Email Marketing Best Practices: Part 2

Email marketing best practices: part two

Updated: February 10, 2020

It is reported that for every dollar spent, email marketing delivers an average ROI of $42. It’s easy to understand why companies continue to utilize email is a critical and strategic component of any 2020 marketing plan.

Here are email marketing best practices to take into account in developing and distributing your upcoming email campaign, as well as post-email delivery rates.

General Guidelines

  • Test your email with a friend or business associate to see if they can quickly identify the CTA—and if it sounds valuable
  • Tie the email to the corresponding landing page very closely—headlines, copy and overall look and feel should be integrated
  • Follow the same SEO rules for email as you would for website pages including keywords, anchor text for constructing the body of the message, images with alt-text tags, social media sharing buttons and so forth

Settings Recommendations

  • Send the email from real person, avoiding “generic” email addresses such as “marketing@” or “sales@”
  • Use preview text, include brief description at very top of each email as Outlook and Gmail show snippets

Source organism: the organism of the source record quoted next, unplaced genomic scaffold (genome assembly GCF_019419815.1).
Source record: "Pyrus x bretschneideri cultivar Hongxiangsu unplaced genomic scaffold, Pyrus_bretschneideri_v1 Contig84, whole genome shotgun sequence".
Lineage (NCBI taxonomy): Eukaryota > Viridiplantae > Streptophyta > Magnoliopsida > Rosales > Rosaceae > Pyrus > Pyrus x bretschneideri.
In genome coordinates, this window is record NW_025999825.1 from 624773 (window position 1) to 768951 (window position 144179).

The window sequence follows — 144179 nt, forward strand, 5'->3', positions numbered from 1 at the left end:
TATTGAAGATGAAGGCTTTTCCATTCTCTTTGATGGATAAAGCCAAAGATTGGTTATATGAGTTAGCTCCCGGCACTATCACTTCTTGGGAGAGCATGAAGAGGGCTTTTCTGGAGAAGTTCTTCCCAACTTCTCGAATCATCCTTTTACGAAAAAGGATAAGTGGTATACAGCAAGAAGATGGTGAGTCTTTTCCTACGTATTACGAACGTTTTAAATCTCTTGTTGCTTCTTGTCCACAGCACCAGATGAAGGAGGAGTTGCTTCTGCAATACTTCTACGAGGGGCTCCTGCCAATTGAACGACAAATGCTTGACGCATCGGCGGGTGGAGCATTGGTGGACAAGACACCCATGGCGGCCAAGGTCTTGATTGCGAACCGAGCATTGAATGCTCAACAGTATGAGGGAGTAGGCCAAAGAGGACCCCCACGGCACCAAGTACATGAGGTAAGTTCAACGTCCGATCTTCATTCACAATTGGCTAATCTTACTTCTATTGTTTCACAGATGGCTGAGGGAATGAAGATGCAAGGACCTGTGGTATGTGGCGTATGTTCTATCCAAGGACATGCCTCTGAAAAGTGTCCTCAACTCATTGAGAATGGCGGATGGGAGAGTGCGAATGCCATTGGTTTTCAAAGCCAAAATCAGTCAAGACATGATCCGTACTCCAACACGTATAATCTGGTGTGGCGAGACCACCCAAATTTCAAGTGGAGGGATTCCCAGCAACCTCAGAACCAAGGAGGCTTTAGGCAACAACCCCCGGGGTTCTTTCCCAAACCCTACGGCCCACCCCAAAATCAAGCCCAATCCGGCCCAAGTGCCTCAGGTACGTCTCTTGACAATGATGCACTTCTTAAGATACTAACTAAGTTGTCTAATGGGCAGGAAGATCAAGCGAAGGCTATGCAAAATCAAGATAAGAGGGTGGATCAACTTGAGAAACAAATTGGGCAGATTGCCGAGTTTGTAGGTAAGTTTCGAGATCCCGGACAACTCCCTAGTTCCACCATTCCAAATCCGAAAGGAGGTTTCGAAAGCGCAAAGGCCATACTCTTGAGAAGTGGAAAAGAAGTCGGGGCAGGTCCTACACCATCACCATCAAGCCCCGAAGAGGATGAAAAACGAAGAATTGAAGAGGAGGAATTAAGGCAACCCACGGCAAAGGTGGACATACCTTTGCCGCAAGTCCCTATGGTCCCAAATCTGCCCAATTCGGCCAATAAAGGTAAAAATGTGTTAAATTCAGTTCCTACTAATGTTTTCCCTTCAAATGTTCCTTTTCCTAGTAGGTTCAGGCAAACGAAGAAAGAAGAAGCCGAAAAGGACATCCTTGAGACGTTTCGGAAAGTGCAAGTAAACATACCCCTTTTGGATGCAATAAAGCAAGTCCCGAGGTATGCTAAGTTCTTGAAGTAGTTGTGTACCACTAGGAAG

• Offer both plain text and HTML versions
  • Always allow recipients the option to view email in web browser
  • Test on multiple email clients to preview appearances across different mobile devices
  • Avoid CSS shorthand—some email clients won’t support shorthand properties such as font or padding
  • Avoid external or internal CSS classes or IDs, use inline CSS instead
  • Avoid Javascript or other dynamic scripts—email clients block this functionality
  • Use plain text-style bullet points—HTML-style bullets break or become wonky
  • Avoid Flash or video embeds since the ability to view rich media in email is turned off by default in most email clients
  • Include an image of your video player with a play button linked to your website page
  • Avoid invisible text—it’s an instant red flag for SPAM filters

Delivery Rates

  • Calculate delivery rate metrics to see the percentage of emails you sent that actually got through to the recipients:

Number of emails sent – (hard + soft bounces)
Number of emails sent

  • Calculate the percentage of unique clicks in the links your email receives:

Unique Clicks on all links – multiple clicks of a single recipient
Number of emails delivered

  • Remove hard bounces from your list—they are permanent delivery problems
  • Monitor soft bounces after a couple of emails—they may reflect a temporary issue such as a full inbox or a server issue

Email Marketing Best Practices eBook


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